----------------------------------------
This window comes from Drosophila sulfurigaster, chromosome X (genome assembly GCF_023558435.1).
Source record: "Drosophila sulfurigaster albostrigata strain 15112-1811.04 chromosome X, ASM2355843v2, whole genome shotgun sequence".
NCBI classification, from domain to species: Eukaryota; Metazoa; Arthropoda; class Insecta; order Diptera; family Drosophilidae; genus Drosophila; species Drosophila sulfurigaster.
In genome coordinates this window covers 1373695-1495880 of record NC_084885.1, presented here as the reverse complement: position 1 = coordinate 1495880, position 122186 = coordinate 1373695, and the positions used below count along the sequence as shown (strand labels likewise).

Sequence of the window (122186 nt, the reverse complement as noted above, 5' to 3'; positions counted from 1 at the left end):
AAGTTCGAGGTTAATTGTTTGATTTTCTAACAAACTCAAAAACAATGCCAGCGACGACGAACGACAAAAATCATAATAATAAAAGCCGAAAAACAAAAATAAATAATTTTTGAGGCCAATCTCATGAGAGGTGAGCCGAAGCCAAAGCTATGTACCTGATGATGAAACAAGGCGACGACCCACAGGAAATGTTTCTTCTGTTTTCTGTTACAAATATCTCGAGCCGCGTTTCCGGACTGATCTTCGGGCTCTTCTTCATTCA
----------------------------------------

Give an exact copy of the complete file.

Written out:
This window comes from Drosophila sulfurigaster, chromosome X (genome assembly GCF_023558435.1).
Source record: "Drosophila sulfurigaster albostrigata strain 15112-1811.04 chromosome X, ASM2355843v2, whole genome shotgun sequence".
NCBI classification, from domain to species: Eukaryota; Metazoa; Arthropoda; class Insecta; order Diptera; family Drosophilidae; genus Drosophila; species Drosophila sulfurigaster.
In genome coordinates this window covers 1373695-1495880 of record NC_084885.1, presented here as the reverse complement: position 1 = coordinate 1495880, position 122186 = coordinate 1373695, and the positions used below count along the sequence as shown (strand labels likewise).

Sequence of the window (122186 nt, the reverse complement as noted above, 5' to 3'; positions counted from 1 at the left end):
AAGTTCGAGGTTAATTGTTTGATTTTCTAACAAACTCAAAAACAATGCCAGCGACGACGAACGACAAAAATCATAATAATAAAAGCCGAAAAACAAAAATAAATAATTTTTGAGGCCAATCTCATGAGAGGTGAGCCGAAGCCAAAGCTATGTACCTGATGATGAAACAAGGCGACGACCCACAGGAAATGTTTCTTCTGTTTTCTGTTACAAATATCTCGAGCCGCGTTTCCGGACTGATCTTCGGGCTCTTCTTCATTCA